Professor Veronica Swallow PhD MMedSci BSc (Hons) RGN RSCN
In January 2020, the UK and Ireland IFNA Chapter hosted a National Roundtable Debate at Sheffield Hallam University, UK, to discuss the question: Should nurses, midwives and health visitors use more family focused interventions to actively promote care of patients’ and clients’ families? Before the event, Professor Alison Metcalfe shared a blog to pave the way for the debate. The agenda for the event can be viewed here.
The debate was Chaired and facilitated by Julie Mercer of Carnegie Associates LLP. The panel comprised:
- Professor Mark Radford, Chief Nurse at Health Education England;
- Professor Alison Metcalfe, Pro Vice-Chancellor for Teaching and Learning at Sheffield Hallam University;
- Professor Veronica Swallow, Professor of Child and Family Nursing and Healthcare at Sheffield Hallam University;
- Alison Morton, Director of Policy and Quality at the Institute of Health Visiting;
- Dr Crystal Oldman CBE, Chief Executive at The Queen’s Nursing Institute;
- Yvonne Coghill CBE JP, Deputy President at the Royal College of Nursing;
- Professor Jacqueline Dunkley-Bent OBE, Chief Midwifery Officer at NHS England and NHS Improvement; and
- Rachel Powers, Chief Executive at The Patients Association.
The audience comprised of 24 people, including IFNA UK and Ireland Chapter members, nursing students, nursing lecturers and practitioners. The panel and audience represented different fields of nursing as well as midwifery and health visiting. The full press release for the debate can be viewed here.
To set the scene for the debate, Professor Marcia Van Riper, from the School of Nursing, University of North Carolina in the USA, and a founder member of the International Family Nursing Association (IFNA), delivered a very thought provoking and informative keynote presentation entitled “What is Family Nursing?” which detailed how family-led nursing has evolved as a practice across the world. Following Professor Van Riper’s presentation, there was a stimulating discussion by the Panel.
With 2020 marking the Year of the Nurse and Midwife, in honour of the 200th birth anniversary of Florence Nightingale, @sheffhallamuni has held a national roundtable debate to discuss the role of family-focused nursing in the UK 👉https://t.co/yhtTxp75DI #EnablingHealthierLives pic.twitter.com/wpRUZDdCFJ
— Sheffield Hallam University (@sheffhallamuni) January 20, 2020
The objective of the discussion was to build a better understanding of what the current position is in the UK and Ireland regarding a broader understanding of the concept of the family-nursing, family-midwifery and family-health visiting role, taking stock of the most recent developments in nurse education and practice in relation to family-focused care and the professions’ intentions to recognise and promote family nursing, as indicated in their strategy/s and plans to achieve them.
It also provided an opportunity to discuss the role of the UK and Ireland IFNA Chapter in working with the national leaders in Nursing, Midwifery and Health Visiting to galvanise existing family nursing strengths in the UK and Ireland; to deliver and leverage family nursing policy and practice in order to benefit families in the UK and Ireland who are the recipients of nursing, midwifery and health visiting care and support. After the panel discussion, the Chair opened the debate to the audience for questions and comments.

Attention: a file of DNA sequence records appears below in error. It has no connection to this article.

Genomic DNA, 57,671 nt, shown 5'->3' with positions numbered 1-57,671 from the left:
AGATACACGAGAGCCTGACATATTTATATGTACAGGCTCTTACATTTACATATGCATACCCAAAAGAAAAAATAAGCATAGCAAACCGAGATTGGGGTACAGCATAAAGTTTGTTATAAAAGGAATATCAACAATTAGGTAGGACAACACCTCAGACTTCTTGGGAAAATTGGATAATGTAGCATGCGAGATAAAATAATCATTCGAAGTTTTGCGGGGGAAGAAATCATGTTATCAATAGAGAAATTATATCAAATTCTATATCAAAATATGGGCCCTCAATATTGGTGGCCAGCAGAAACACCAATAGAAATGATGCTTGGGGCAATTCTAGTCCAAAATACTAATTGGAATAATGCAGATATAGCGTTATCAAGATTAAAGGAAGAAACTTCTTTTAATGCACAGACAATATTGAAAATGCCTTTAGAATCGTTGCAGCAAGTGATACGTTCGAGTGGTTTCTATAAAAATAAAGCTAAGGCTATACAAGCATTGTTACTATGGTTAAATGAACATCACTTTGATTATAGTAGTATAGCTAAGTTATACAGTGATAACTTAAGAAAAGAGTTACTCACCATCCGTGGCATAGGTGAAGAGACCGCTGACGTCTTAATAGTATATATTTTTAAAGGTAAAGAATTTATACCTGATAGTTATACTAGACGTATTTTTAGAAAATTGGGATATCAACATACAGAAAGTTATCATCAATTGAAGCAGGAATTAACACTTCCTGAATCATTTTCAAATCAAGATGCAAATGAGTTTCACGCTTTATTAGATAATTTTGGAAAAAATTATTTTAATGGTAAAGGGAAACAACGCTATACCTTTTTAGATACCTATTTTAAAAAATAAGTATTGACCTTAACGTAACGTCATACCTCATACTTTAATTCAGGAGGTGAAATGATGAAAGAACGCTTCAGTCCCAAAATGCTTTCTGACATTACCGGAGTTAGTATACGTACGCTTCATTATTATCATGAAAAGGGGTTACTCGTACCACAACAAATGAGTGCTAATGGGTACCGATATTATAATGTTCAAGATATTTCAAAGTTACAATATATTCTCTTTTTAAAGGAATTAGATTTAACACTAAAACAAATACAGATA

The panel discussions focused around the following questions:
- Is it important to spend a lot more time listening to the family?
- What are the benefits and challenges of an interdisciplinary family systems-led approach?
- Who is the family and why it is so important to ‘think family’ in our encounters with patients and clients?
- Should attention be paid to relationships between the family and healthcare provider/s?
- Do family members as care givers make the healthcare situation more complicated?
Within the broader discussion involving the panel and the audience, the following queries and concerns were explored and discussed from the different perspectives of families and nursing, midwifery and health visiting:
- Do fields of nursing help or do we need more generic education with specialisms to meet the complexity of healthcare?
- Do we really deliver family-focused care, how is it defined and enacted?
- What about people with no family?
- Families can be problematic, what preconceptions do people bring?
- Are we a person before a patient?
- Family therapy clinics means people could have been helped earlier
- There are differences in attitudes towards families in different cultures
- We need to recognise inequalities in healthcare
- We need family-nursing champions and role models
- Guidance needs to be short and to the point
- Hospital vs community and family dynamics
- Isolated patents are not always visible
- Professional socialisation
- Plan to increase number of UK nurses by 2024 – we need to ‘sell it’ as a career
- We need to demonstrate why theory is important in delivering nursing, midwifery and health visiting curricula
- The evidence-base is needed to demonstrate the action needed… the call to action
- Placement capacity is a barrier.
Participants concluded that the partnership between the UK and Ireland IFNA Chapter and nursing, midwifery and health visitor leaders could actively support and promote future efforts to explore the more active role that nurses, midwives and health visitors can take in considering and caring for families in order to improve family members’ health and wellbeing outcomes. It was agreed that this roundtable discussion increases the wider national debate around nursing provision for patients, clients and their families and why it is so important to ‘think family’.
The debate later received some positive press coverage, including Nursing Times, Sheffield Chamber of Commerce, the Sheffield Star, Sheffield Telegraph, and Big Stamp.